|Publication number||US3291919 A|
|Publication date||Dec 13, 1966|
|Filing date||Jan 31, 1963|
|Priority date||Jan 31, 1963|
|Publication number||US 3291919 A, US 3291919A, US-A-3291919, US3291919 A, US3291919A|
|Inventors||Robitaille Glen A|
|Original Assignee||Robitaille Glen A|
|Export Citation||BiBTeX, EndNote, RefMan|
|Patent Citations (2), Referenced by (52), Classifications (8)|
|External Links: USPTO, USPTO Assignment, Espacenet|
G. A. ROBITAILLE UNATTENDED RADIO STATION Dec. 13, 1966 5 Sheets-Sheet l Filed Jan. 3l, 1963 DeC 13, 1966 G. A. ROBITAILLE 3,291,919
UNATTENDED RADIO STATION Filed Jan. 5l, 1965 5 Sheets-Sheet 2 Dec. 13, 1966 Filed Jan. 3l, 1963 G. A. ROBIT AILLE UNATTENDED RADIO STATION Z Sheets-Sheet I5 United States Patent Oice 3,2%',91'9 Patented Dec. 13, 1966 3,291,919 UNATTENDED RADIO STATIQN Glen A. Robitaille, R0. BOX 488, London, Ontario, Canada Filed Jan. 31, 1963, Ser. No. 255,264 9 Claims. (Cl. 179-1002) The present invention relates to a system for automatically controlling the operation of a radio station.
The operating costs of radio stations have been constantly increasing. These costs are mainly tied to the salary paid to operating personnel and are not primarily dictated by overhead. Thus, if the operating personnel of a radio station are employed only during a portion of the time that the radio station is on the air, the operating costs of the station will be reduced. This highly desirable decrease in the cost of operation may be achieved if the radio station is operated unattended during certain portions of the day. 4
In order to achieve unattended operation of a radio station, automatic equipment must be provided which will perform all the necessary operations to provide the normal services of a radio station during the period of unattended operation. News casts, time signals, music and commercials which form the normal programme material of a radio station must all be provided as usual. Flexibility in operation is also essential. It will be appreciated that the length of commercials and news casts in particular, is variable, depending upon the amount of time sold to sponsors. The sequence :of items of programme material will also be variable; some news casts may be sponsored and others not sponsored. Accordingly, a system for the unattended operation of a radio station cannot be controlled solely by a timing device, which programmes the signals from the radio station. However, it is essential that time signals be accurately given which makes it necessary to provide some co-relation between the programme material and a timing device.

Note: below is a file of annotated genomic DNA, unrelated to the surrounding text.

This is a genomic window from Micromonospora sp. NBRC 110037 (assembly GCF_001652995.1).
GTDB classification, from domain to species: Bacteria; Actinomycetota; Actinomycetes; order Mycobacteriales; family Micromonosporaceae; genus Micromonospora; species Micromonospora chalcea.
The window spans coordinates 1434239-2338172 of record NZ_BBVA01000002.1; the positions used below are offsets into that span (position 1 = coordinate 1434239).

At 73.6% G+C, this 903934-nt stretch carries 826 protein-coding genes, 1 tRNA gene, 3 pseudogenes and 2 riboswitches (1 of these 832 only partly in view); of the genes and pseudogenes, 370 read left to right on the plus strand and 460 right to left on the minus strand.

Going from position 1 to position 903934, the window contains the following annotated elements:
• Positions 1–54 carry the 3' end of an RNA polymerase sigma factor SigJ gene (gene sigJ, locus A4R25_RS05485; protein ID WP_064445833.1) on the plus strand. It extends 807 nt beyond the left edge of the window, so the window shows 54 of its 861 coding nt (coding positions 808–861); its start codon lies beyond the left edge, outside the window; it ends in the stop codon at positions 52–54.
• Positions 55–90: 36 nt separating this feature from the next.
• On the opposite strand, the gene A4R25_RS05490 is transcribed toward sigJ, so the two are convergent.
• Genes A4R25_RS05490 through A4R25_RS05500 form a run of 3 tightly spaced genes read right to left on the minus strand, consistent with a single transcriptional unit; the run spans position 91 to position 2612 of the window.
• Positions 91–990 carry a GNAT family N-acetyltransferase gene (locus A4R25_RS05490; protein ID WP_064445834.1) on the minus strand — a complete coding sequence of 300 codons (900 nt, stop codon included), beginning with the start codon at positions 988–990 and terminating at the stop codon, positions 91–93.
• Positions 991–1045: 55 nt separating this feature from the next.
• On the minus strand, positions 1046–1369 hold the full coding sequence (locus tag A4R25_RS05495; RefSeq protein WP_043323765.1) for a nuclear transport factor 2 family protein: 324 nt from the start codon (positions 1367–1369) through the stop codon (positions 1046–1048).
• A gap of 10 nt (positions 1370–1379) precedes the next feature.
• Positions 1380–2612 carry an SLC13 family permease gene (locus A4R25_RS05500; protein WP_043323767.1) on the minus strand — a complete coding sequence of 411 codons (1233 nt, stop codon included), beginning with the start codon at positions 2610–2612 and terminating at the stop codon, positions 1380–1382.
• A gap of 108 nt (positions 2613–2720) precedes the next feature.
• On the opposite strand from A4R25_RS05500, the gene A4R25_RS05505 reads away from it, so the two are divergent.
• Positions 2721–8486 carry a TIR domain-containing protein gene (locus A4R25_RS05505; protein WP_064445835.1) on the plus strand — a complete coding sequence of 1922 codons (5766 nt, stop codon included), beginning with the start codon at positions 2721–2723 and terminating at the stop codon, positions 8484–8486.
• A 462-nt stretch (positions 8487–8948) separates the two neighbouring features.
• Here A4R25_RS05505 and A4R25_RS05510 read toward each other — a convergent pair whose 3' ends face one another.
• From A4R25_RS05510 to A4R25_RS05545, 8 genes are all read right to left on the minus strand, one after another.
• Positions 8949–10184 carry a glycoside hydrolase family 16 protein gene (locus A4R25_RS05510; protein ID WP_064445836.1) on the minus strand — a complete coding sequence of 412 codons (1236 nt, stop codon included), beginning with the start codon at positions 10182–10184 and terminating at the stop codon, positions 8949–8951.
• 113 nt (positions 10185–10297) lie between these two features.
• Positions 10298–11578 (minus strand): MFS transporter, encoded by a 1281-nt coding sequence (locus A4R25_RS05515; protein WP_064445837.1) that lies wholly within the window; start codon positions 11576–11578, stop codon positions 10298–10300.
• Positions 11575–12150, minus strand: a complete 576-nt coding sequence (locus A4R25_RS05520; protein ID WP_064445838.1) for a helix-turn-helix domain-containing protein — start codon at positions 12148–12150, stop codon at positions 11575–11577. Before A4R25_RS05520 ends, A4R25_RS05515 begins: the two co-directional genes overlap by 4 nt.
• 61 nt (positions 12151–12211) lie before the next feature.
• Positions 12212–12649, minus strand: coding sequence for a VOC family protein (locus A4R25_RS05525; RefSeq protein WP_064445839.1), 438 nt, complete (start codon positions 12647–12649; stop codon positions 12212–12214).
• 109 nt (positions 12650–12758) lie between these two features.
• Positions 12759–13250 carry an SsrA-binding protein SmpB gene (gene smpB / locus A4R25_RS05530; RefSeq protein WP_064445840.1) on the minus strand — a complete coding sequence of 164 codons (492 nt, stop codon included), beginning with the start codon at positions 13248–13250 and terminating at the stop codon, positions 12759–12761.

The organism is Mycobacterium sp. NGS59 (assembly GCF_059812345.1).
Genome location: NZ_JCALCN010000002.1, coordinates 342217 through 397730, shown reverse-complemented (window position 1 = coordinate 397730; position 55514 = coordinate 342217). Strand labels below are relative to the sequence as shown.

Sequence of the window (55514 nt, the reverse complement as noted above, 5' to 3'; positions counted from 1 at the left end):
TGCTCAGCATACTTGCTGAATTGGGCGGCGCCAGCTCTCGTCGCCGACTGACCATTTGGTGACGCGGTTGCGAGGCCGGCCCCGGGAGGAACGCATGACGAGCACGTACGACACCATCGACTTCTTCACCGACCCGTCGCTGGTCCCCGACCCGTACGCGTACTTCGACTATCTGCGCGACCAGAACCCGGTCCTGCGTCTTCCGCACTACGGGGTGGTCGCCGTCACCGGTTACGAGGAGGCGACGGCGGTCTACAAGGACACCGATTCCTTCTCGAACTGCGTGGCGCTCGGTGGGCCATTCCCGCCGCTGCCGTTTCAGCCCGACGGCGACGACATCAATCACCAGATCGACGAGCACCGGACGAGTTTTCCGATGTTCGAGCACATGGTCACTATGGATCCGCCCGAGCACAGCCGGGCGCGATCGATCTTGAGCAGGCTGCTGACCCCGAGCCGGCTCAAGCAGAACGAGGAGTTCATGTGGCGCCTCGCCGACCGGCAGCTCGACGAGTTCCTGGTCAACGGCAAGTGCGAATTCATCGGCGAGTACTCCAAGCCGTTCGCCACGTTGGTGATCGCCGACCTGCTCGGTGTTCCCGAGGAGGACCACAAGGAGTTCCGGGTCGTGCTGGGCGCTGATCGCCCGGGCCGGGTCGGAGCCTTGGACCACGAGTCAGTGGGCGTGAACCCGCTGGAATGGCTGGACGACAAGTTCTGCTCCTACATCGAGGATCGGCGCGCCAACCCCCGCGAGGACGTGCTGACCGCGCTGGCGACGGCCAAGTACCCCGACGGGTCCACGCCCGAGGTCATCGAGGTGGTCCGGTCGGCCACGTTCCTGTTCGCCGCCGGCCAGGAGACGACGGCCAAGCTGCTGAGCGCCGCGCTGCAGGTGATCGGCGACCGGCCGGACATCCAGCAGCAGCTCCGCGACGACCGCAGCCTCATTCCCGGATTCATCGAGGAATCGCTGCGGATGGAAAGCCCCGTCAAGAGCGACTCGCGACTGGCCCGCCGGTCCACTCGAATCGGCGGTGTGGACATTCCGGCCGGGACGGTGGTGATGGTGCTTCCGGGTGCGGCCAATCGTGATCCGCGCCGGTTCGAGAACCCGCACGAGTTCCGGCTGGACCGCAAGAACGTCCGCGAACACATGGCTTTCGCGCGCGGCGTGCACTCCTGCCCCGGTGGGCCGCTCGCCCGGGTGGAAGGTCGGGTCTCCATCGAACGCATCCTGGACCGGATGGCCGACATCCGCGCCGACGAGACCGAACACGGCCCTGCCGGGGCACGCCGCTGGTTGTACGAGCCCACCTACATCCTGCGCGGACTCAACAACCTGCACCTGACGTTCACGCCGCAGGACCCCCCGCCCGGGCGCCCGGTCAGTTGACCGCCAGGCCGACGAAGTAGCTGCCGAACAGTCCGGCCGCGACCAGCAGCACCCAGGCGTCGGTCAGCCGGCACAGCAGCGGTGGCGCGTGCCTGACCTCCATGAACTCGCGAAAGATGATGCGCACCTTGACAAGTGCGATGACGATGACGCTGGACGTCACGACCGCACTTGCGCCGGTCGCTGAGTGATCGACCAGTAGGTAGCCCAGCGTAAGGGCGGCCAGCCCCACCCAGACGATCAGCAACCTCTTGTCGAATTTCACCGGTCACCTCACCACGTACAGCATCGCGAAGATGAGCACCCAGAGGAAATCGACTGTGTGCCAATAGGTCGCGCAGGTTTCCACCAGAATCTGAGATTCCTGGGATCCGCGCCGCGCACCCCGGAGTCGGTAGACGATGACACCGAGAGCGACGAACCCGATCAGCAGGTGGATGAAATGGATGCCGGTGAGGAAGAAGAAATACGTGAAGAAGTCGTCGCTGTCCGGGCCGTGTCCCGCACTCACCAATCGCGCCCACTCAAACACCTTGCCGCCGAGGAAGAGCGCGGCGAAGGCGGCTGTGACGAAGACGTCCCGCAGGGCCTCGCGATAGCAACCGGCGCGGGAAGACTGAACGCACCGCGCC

Known systems for controlling-the signals transmitted by unattended radio stations are of two types. Firstly, there are systems which are controlled by a time clock or by a device operating in synchronism with a clock. Such systems lack the exibility essential to the normal operation of a commercial radio station. Secondly, control systems are known which will arrange programme material in correct sequence but in View of variable length of different elements of programme material, such as commercials, these systems do not ensure that time checks are accurately given. The reliability of both known systems has not been high.
In contrast to these known systems, the prese-nt invention provides a system -for the automatic and unattended operation -of Ia radio station which can accommodate variable length programme elements to provide the necessary exibility of operation and at the same time can ensure that time checks are accurately given and that programmes start and stop at the correct time. This system is also reliable in operation and may be varied to control different sources of programme material.
In modern commercial radio station operation, the programme material to be transmitted is recorded on magnetic tape and the recorded tapes are played back through suitable tape reproducers. In this way, a continuous programme of any desired length may be obtained. Frequently, different types of material are recorded on separate magnetic tapes, thus the music for a period of programming may be recorded on one tape, the news casts on a second tape, time checks on a third tape and commercials on other tapes. The present invention will be described in relation to such tape recorded sources of programme mate-rial although it will be apparent that other sources 4may .readily be substituted. For example, music may be obtained from a record player such as :the unit manufactured by the Seeburg Company, which will play both sides of one hundred 45 r.p.m. disc records. Similarly, it would be possible, although not necessarily desirable to insert live pr-ogramme material such as onthe-spot newscasts and the like, during a recorded [programme. With the system of the present invention, such operation is feasible.